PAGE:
- Developmental outcomes among 18-month-old Malawians after a year of complementary feeding with lipid-based nutrient supplements or corn-soy flourJohn C Phuka
College of Medicine, University of Malawi, Blantyre, Malawi
Matern Child Nutr 8:239-48. 2012..In conclusion, rural Malawian infants receiving 12-month daily supplementation of their diet either with the tested lipid-based nutrient supplements or fortified corn-soy flour have comparable development outcomes by 18 months of age...
- Acceptability of three novel lipid-based nutrient supplements among Malawian infants and their caregiversJohn Phuka
Community Health Department, College of Medicine, University of Malawi, P Bag 360 Blantyre, Malawi
Matern Child Nutr 7:368-77. 2011..Considering that the novel LNS was largely acceptable. Efficacy trials are now needed to assess their impact on child growth and development...
- Lipid-based nutrient supplements do not affect the risk of malaria or respiratory morbidity in 6- to 18-month-old malawian children in a randomized controlled trialCharles Mangani
College of Medicine, University of Malawi, Blantyre, Malawi University of Tampere School of Medicine, Tampere, Finland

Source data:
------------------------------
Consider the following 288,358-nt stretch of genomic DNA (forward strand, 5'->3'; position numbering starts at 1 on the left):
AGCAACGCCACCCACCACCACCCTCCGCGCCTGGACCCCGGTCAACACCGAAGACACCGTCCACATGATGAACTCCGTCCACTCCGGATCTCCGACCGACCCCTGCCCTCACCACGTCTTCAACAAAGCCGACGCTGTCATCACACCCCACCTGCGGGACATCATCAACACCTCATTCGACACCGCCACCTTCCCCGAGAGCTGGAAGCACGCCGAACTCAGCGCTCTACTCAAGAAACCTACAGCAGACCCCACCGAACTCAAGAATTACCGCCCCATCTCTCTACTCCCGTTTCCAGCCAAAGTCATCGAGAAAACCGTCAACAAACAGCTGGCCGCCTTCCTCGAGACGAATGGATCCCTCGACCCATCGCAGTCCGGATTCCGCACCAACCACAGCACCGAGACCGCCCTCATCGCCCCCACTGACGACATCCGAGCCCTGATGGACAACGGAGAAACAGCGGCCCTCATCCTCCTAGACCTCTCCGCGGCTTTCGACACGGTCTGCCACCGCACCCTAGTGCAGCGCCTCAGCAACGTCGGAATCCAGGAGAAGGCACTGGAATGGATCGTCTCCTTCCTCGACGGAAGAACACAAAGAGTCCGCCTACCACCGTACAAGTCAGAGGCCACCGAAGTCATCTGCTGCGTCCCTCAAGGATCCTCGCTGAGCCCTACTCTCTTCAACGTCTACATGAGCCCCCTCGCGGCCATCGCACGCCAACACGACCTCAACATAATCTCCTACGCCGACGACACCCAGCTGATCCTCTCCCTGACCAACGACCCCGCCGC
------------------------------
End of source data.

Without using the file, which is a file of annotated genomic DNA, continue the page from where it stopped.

J Nutr 144:1835-42. 2014....
- Supplementary feeding with fortified spread among moderately underweight 6-18-month-old rural Malawian childrenJohn Phuka
College of Medicine, University of Malawi, P Bag 360 Blantyre, Malawi
Matern Child Nutr 5:159-70. 2009..Neither intervention, if limited to a 12-week duration, appears to have significant impact on the process of linear growth or stunting...
- Providing lipid-based nutrient supplements does not affect developmental milestones among Malawian childrenCharles Mangani
College of Medicine, University of Malawi, Blantyre, Malawi School of Medicine, University of Tampere, Tampere, Finland
Acta Paediatr 103:e17-26. 2014..To assess whether using lipid-based nutrient supplements (LNS) to complement the diets of infants and young children affected when they achieved selected developmental milestones...
- A job analysis of community health workers in the context of integrated nutrition and early child developmentJohn Phuka
Department of Community Health, College of Medicine, University of Malawi, Blantyre, Malawi
Ann N Y Acad Sci 1308:183-91. 2014..Balanced bureaucratic structures, improved task allocation, and synchronization of work schedules across all relevant sectors are needed for integrated intervention in Malawi. ..